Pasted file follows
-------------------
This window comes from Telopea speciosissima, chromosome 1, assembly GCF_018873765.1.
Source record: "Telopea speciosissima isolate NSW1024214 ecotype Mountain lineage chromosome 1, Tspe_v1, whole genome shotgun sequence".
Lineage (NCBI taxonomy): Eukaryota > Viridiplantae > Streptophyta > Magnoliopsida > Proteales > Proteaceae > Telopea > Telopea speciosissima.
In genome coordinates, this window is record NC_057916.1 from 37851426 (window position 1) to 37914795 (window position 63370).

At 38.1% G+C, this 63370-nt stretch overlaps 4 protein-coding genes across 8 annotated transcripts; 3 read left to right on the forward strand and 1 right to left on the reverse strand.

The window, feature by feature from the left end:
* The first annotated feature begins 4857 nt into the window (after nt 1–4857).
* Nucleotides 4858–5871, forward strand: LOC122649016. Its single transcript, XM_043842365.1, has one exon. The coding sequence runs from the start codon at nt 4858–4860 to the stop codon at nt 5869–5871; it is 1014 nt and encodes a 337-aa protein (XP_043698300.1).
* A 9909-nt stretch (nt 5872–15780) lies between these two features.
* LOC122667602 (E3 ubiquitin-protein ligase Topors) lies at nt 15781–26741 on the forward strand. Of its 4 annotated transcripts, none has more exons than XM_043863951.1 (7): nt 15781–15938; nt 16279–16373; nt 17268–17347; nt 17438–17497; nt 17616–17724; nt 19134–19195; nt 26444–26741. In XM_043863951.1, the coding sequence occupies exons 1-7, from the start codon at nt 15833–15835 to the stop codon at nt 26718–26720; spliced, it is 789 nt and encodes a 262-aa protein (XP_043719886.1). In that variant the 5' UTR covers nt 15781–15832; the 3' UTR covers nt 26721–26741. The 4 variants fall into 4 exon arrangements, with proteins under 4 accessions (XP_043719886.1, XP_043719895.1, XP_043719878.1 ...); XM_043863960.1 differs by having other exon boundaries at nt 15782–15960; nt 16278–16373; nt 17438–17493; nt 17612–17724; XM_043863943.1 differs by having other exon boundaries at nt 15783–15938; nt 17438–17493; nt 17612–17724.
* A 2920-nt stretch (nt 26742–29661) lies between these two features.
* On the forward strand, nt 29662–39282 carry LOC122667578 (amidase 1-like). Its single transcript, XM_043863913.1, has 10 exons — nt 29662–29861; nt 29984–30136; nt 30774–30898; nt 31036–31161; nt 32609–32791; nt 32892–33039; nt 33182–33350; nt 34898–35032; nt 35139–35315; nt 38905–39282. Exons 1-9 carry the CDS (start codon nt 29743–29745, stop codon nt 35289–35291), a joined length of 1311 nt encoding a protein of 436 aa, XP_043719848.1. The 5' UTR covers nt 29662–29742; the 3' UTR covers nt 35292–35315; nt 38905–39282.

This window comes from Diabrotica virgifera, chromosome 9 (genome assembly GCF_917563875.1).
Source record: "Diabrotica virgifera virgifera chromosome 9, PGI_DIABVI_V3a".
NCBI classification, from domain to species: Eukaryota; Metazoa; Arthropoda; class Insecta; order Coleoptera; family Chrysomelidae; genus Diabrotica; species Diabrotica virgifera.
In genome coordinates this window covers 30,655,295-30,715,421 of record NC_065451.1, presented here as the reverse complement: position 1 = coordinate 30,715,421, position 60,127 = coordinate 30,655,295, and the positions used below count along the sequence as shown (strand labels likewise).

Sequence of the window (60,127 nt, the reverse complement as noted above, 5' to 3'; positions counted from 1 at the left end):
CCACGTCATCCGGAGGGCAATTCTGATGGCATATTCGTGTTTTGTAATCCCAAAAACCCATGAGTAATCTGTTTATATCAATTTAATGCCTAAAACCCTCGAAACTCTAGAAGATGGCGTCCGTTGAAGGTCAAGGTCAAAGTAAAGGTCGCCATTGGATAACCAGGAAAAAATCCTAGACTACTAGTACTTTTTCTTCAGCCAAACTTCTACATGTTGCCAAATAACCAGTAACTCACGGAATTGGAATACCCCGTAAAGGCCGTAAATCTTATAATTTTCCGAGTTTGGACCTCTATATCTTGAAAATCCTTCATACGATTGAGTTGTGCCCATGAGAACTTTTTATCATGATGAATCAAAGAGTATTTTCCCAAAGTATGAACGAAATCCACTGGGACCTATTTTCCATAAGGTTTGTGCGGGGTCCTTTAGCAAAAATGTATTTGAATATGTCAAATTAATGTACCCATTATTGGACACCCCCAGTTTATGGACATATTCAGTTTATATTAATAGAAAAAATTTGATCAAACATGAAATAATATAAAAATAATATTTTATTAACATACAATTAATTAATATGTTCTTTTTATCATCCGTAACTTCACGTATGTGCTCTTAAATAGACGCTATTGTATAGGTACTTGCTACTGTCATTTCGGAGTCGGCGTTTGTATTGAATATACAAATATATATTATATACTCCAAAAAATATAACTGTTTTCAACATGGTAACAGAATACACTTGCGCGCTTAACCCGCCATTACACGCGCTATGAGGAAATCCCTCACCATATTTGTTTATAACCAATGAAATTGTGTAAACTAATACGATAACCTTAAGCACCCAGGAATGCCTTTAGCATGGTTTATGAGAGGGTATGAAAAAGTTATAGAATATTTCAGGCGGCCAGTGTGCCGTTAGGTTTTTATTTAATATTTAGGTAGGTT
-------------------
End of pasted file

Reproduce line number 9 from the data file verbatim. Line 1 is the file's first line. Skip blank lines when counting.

* A 9909-nt stretch (nt 5872–15780) lies between these two features.